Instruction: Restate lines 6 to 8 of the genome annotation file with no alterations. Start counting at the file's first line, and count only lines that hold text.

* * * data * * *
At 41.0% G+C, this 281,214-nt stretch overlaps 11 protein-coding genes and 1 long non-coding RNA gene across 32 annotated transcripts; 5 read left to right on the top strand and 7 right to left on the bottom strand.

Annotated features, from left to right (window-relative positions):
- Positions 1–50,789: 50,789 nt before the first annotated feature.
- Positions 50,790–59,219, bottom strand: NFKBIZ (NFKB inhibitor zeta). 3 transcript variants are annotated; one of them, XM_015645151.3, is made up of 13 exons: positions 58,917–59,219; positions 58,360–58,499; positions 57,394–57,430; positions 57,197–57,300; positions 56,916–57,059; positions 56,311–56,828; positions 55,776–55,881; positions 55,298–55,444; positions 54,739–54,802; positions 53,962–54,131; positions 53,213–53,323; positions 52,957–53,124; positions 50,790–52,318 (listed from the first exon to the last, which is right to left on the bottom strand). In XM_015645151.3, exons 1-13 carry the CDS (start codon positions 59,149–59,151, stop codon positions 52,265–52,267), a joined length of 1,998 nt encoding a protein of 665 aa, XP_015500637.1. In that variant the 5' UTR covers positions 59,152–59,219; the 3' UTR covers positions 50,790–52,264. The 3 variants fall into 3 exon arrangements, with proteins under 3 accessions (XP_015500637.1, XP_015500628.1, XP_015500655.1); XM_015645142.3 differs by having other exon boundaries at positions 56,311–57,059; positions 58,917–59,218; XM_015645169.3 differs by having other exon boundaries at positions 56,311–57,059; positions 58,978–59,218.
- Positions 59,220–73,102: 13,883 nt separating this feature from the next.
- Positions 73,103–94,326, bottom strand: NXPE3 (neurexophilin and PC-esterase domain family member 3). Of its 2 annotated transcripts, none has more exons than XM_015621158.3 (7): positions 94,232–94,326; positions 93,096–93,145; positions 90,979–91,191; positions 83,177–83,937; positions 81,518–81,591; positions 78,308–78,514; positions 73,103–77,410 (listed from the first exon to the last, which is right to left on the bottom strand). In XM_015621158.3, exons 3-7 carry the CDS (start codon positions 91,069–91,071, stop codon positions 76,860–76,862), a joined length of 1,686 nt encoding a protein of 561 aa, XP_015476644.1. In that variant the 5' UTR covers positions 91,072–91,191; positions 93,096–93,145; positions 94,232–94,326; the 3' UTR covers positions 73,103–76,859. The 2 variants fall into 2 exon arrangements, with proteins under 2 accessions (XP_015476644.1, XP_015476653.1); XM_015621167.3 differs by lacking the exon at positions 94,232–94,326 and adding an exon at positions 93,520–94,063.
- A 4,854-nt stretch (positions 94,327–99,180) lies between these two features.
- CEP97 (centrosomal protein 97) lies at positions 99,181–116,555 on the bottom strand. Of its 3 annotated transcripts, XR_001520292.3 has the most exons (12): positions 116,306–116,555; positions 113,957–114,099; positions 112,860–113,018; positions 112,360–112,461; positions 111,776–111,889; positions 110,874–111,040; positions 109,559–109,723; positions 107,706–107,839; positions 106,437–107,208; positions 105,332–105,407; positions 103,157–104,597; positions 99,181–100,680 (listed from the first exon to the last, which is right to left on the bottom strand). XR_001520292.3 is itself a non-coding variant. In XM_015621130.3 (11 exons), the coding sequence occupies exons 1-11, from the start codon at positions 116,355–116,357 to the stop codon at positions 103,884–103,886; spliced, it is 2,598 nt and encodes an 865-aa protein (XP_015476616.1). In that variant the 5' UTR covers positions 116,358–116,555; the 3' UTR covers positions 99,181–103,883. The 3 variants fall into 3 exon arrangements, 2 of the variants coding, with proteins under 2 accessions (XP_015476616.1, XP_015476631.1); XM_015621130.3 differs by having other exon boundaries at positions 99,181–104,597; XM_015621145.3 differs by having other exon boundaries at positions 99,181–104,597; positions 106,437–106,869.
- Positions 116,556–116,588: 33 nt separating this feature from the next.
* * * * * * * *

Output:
- Positions 73,103–94,326, bottom strand: NXPE3 (neurexophilin and PC-esterase domain family member 3). Of its 2 annotated transcripts, none has more exons than XM_015621158.3 (7): positions 94,232–94,326; positions 93,096–93,145; positions 90,979–91,191; positions 83,177–83,937; positions 81,518–81,591; positions 78,308–78,514; positions 73,103–77,410 (listed from the first exon to the last, which is right to left on the bottom strand). In XM_015621158.3, exons 3-7 carry the CDS (start codon positions 91,069–91,071, stop codon positions 76,860–76,862), a joined length of 1,686 nt encoding a protein of 561 aa, XP_015476644.1. In that variant the 5' UTR covers positions 91,072–91,191; positions 93,096–93,145; positions 94,232–94,326; the 3' UTR covers positions 73,103–76,859. The 2 variants fall into 2 exon arrangements, with proteins under 2 accessions (XP_015476644.1, XP_015476653.1); XM_015621167.3 differs by lacking the exon at positions 94,232–94,326 and adding an exon at positions 93,520–94,063.
- A 4,854-nt stretch (positions 94,327–99,180) lies between these two features.
- CEP97 (centrosomal protein 97) lies at positions 99,181–116,555 on the bottom strand. Of its 3 annotated transcripts, XR_001520292.3 has the most exons (12): positions 116,306–116,555; positions 113,957–114,099; positions 112,860–113,018; positions 112,360–112,461; positions 111,776–111,889; positions 110,874–111,040; positions 109,559–109,723; positions 107,706–107,839; positions 106,437–107,208; positions 105,332–105,407; positions 103,157–104,597; positions 99,181–100,680 (listed from the first exon to the last, which is right to left on the bottom strand). XR_001520292.3 is itself a non-coding variant. In XM_015621130.3 (11 exons), the coding sequence occupies exons 1-11, from the start codon at positions 116,355–116,357 to the stop codon at positions 103,884–103,886; spliced, it is 2,598 nt and encodes an 865-aa protein (XP_015476616.1). In that variant the 5' UTR covers positions 116,358–116,555; the 3' UTR covers positions 99,181–103,883. The 3 variants fall into 3 exon arrangements, 2 of the variants coding, with proteins under 2 accessions (XP_015476616.1, XP_015476631.1); XM_015621130.3 differs by having other exon boundaries at positions 99,181–104,597; XM_015621145.3 differs by having other exon boundaries at positions 99,181–104,597; positions 106,437–106,869.